Wednesday, January 20, 2010
Quote: Joseph Stalin (1878-1953)
The above quotation came to mind yesterday morning when I was listening to John Stanley on 2UE as I drove to work. Stanley commented that whilst watching the 5.00pm news on TV the afternoon before, there had been a story about a cyclist killed at Silverwater. The visual accompanying the story, Stanley said, showed the cyclist's body half covered with a sheet, an image he found disturbing and unsettling, much more than any of the footage he had seen of the Haiti earthquake disaster.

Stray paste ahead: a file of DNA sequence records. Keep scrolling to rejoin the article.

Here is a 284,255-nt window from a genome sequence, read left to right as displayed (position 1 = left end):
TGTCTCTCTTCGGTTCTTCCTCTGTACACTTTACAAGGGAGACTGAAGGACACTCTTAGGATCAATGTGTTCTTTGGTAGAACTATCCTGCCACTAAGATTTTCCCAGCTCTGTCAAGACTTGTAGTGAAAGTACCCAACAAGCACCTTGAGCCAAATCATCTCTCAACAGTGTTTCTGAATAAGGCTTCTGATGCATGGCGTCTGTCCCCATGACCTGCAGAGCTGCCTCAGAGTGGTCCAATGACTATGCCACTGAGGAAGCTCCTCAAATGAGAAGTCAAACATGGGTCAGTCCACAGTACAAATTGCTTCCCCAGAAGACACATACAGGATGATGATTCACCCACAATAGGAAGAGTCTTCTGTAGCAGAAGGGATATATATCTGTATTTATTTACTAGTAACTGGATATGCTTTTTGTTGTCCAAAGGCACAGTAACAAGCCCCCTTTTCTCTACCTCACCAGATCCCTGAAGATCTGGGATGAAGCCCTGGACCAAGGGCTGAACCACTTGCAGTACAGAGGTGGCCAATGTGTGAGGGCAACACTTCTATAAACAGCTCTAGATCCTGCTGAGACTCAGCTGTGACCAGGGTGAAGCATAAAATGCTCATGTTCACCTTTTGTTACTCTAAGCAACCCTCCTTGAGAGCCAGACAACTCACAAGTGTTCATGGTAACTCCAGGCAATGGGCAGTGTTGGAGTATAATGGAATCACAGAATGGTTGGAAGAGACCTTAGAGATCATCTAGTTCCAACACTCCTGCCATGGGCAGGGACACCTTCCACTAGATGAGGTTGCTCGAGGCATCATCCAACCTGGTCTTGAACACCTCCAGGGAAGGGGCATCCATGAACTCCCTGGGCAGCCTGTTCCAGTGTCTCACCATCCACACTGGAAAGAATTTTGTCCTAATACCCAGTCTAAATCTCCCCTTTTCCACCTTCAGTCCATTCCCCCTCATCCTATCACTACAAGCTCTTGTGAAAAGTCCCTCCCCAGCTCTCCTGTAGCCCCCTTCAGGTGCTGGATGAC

Maybe it's because a death in our own backyard is more immediate; maybe we can relate to it more than the poverty of Haiti; perhaps there is truth in the old saying (from when Lady Diana was alive) that in the scale of newsworthiness, the death of 100,000 in Asia or India equaled the death of 5 in Australia equaled a picture of Diana crying; or perhaps we have been hardened and made cynical by the blatant emotional blackmail of pictures of kids with big eyes and swollen bellies staring into the camera lens so as to look us in the eye. Have we become hardened to watching disasters befall the lower socio-economic groups in the world - the tsunami, Haiti, Hurricane Katrina - or has it always been so? Thoughts?